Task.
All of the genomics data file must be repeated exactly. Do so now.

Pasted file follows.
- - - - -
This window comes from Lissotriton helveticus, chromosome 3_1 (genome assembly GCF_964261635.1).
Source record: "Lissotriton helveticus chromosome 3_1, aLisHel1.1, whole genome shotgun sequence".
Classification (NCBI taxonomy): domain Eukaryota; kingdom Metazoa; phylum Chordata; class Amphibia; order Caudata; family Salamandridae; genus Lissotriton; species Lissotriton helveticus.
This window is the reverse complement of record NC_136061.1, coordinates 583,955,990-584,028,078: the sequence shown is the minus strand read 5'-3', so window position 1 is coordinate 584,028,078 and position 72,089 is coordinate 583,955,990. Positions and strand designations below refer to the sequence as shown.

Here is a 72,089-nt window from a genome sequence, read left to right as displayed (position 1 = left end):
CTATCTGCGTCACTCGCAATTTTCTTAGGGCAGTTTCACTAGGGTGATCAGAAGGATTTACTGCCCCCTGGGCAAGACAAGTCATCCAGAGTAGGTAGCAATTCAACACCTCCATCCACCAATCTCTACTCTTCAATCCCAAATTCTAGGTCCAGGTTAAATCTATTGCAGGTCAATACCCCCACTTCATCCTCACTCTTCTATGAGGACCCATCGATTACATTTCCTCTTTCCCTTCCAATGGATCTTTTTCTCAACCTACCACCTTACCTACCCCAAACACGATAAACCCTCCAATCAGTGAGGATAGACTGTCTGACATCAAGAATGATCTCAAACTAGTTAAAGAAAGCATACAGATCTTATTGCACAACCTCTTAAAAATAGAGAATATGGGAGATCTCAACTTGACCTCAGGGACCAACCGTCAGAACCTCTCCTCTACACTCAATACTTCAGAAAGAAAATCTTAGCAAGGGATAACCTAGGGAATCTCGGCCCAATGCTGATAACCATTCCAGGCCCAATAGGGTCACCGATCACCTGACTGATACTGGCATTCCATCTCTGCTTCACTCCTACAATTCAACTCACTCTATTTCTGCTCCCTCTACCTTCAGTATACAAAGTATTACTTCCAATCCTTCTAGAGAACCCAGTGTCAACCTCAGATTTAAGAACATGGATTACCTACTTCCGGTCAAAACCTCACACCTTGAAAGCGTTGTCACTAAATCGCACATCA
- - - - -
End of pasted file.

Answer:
This window comes from Lissotriton helveticus, chromosome 3_1 (genome assembly GCF_964261635.1).
Source record: "Lissotriton helveticus chromosome 3_1, aLisHel1.1, whole genome shotgun sequence".
Classification (NCBI taxonomy): domain Eukaryota; kingdom Metazoa; phylum Chordata; class Amphibia; order Caudata; family Salamandridae; genus Lissotriton; species Lissotriton helveticus.
This window is the reverse complement of record NC_136061.1, coordinates 583,955,990-584,028,078: the sequence shown is the minus strand read 5'-3', so window position 1 is coordinate 584,028,078 and position 72,089 is coordinate 583,955,990. Positions and strand designations below refer to the sequence as shown.

Here is a 72,089-nt window from a genome sequence, read left to right as displayed (position 1 = left end):
CTATCTGCGTCACTCGCAATTTTCTTAGGGCAGTTTCACTAGGGTGATCAGAAGGATTTACTGCCCCCTGGGCAAGACAAGTCATCCAGAGTAGGTAGCAATTCAACACCTCCATCCACCAATCTCTACTCTTCAATCCCAAATTCTAGGTCCAGGTTAAATCTATTGCAGGTCAATACCCCCACTTCATCCTCACTCTTCTATGAGGACCCATCGATTACATTTCCTCTTTCCCTTCCAATGGATCTTTTTCTCAACCTACCACCTTACCTACCCCAAACACGATAAACCCTCCAATCAGTGAGGATAGACTGTCTGACATCAAGAATGATCTCAAACTAGTTAAAGAAAGCATACAGATCTTATTGCACAACCTCTTAAAAATAGAGAATATGGGAGATCTCAACTTGACCTCAGGGACCAACCGTCAGAACCTCTCCTCTACACTCAATACTTCAGAAAGAAAATCTTAGCAAGGGATAACCTAGGGAATCTCGGCCCAATGCTGATAACCATTCCAGGCCCAATAGGGTCACCGATCACCTGACTGATACTGGCATTCCATCTCTGCTTCACTCCTACAATTCAACTCACTCTATTTCTGCTCCCTCTACCTTCAGTATACAAAGTATTACTTCCAATCCTTCTAGAGAACCCAGTGTCAACCTCAGATTTAAGAACATGGATTACCTACTTCCGGTCAAAACCTCACACCTTGAAAGCGTTGTCACTAAATCGCACATCA